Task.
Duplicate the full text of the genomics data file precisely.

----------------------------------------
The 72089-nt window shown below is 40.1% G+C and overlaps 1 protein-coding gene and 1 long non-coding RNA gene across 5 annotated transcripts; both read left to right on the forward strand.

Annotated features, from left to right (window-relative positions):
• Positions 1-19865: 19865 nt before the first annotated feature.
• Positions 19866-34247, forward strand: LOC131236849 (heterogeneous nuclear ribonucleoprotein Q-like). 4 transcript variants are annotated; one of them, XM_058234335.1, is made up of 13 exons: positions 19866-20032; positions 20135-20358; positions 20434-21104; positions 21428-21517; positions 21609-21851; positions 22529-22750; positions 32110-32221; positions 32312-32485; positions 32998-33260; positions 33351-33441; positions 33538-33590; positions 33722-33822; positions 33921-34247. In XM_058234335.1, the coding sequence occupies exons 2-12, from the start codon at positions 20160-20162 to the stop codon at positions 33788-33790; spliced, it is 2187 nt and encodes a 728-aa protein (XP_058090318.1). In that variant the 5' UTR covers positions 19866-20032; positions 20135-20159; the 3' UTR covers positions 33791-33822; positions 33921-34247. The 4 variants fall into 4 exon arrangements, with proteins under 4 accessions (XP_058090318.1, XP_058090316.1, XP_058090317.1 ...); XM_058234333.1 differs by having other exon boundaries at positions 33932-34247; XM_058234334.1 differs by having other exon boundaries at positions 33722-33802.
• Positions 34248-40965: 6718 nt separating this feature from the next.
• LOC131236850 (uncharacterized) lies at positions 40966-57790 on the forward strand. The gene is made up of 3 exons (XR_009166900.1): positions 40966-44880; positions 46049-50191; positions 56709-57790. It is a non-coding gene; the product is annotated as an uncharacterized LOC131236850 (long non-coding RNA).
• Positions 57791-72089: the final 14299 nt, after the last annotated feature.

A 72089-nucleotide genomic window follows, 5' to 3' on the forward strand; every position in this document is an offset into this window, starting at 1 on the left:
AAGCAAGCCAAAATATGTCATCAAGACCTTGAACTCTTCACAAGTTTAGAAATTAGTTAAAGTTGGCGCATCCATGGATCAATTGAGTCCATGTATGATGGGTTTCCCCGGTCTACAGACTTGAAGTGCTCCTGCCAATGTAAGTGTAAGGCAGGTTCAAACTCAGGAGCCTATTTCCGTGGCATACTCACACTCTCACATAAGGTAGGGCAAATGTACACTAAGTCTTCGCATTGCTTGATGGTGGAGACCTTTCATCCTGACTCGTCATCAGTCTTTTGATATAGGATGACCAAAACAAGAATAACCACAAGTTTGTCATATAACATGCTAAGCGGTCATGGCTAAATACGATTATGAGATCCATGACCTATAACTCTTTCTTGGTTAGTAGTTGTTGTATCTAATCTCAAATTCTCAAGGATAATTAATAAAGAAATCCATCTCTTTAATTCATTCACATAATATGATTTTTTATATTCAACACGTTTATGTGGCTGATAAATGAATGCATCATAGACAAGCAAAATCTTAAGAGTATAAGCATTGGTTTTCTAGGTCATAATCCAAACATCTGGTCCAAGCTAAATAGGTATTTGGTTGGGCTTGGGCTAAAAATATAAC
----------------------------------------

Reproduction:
The 72089-nt window shown below is 40.1% G+C and overlaps 1 protein-coding gene and 1 long non-coding RNA gene across 5 annotated transcripts; both read left to right on the forward strand.

Annotated features, from left to right (window-relative positions):
• Positions 1-19865: 19865 nt before the first annotated feature.
• Positions 19866-34247, forward strand: LOC131236849 (heterogeneous nuclear ribonucleoprotein Q-like). 4 transcript variants are annotated; one of them, XM_058234335.1, is made up of 13 exons: positions 19866-20032; positions 20135-20358; positions 20434-21104; positions 21428-21517; positions 21609-21851; positions 22529-22750; positions 32110-32221; positions 32312-32485; positions 32998-33260; positions 33351-33441; positions 33538-33590; positions 33722-33822; positions 33921-34247. In XM_058234335.1, the coding sequence occupies exons 2-12, from the start codon at positions 20160-20162 to the stop codon at positions 33788-33790; spliced, it is 2187 nt and encodes a 728-aa protein (XP_058090318.1). In that variant the 5' UTR covers positions 19866-20032; positions 20135-20159; the 3' UTR covers positions 33791-33822; positions 33921-34247. The 4 variants fall into 4 exon arrangements, with proteins under 4 accessions (XP_058090318.1, XP_058090316.1, XP_058090317.1 ...); XM_058234333.1 differs by having other exon boundaries at positions 33932-34247; XM_058234334.1 differs by having other exon boundaries at positions 33722-33802.
• Positions 34248-40965: 6718 nt separating this feature from the next.
• LOC131236850 (uncharacterized) lies at positions 40966-57790 on the forward strand. The gene is made up of 3 exons (XR_009166900.1): positions 40966-44880; positions 46049-50191; positions 56709-57790. It is a non-coding gene; the product is annotated as an uncharacterized LOC131236850 (long non-coding RNA).
• Positions 57791-72089: the final 14299 nt, after the last annotated feature.

A 72089-nucleotide genomic window follows, 5' to 3' on the forward strand; every position in this document is an offset into this window, starting at 1 on the left:
AAGCAAGCCAAAATATGTCATCAAGACCTTGAACTCTTCACAAGTTTAGAAATTAGTTAAAGTTGGCGCATCCATGGATCAATTGAGTCCATGTATGATGGGTTTCCCCGGTCTACAGACTTGAAGTGCTCCTGCCAATGTAAGTGTAAGGCAGGTTCAAACTCAGGAGCCTATTTCCGTGGCATACTCACACTCTCACATAAGGTAGGGCAAATGTACACTAAGTCTTCGCATTGCTTGATGGTGGAGACCTTTCATCCTGACTCGTCATCAGTCTTTTGATATAGGATGACCAAAACAAGAATAACCACAAGTTTGTCATATAACATGCTAAGCGGTCATGGCTAAATACGATTATGAGATCCATGACCTATAACTCTTTCTTGGTTAGTAGTTGTTGTATCTAATCTCAAATTCTCAAGGATAATTAATAAAGAAATCCATCTCTTTAATTCATTCACATAATATGATTTTTTATATTCAACACGTTTATGTGGCTGATAAATGAATGCATCATAGACAAGCAAAATCTTAAGAGTATAAGCATTGGTTTTCTAGGTCATAATCCAAACATCTGGTCCAAGCTAAATAGGTATTTGGTTGGGCTTGGGCTAAAAATATAAC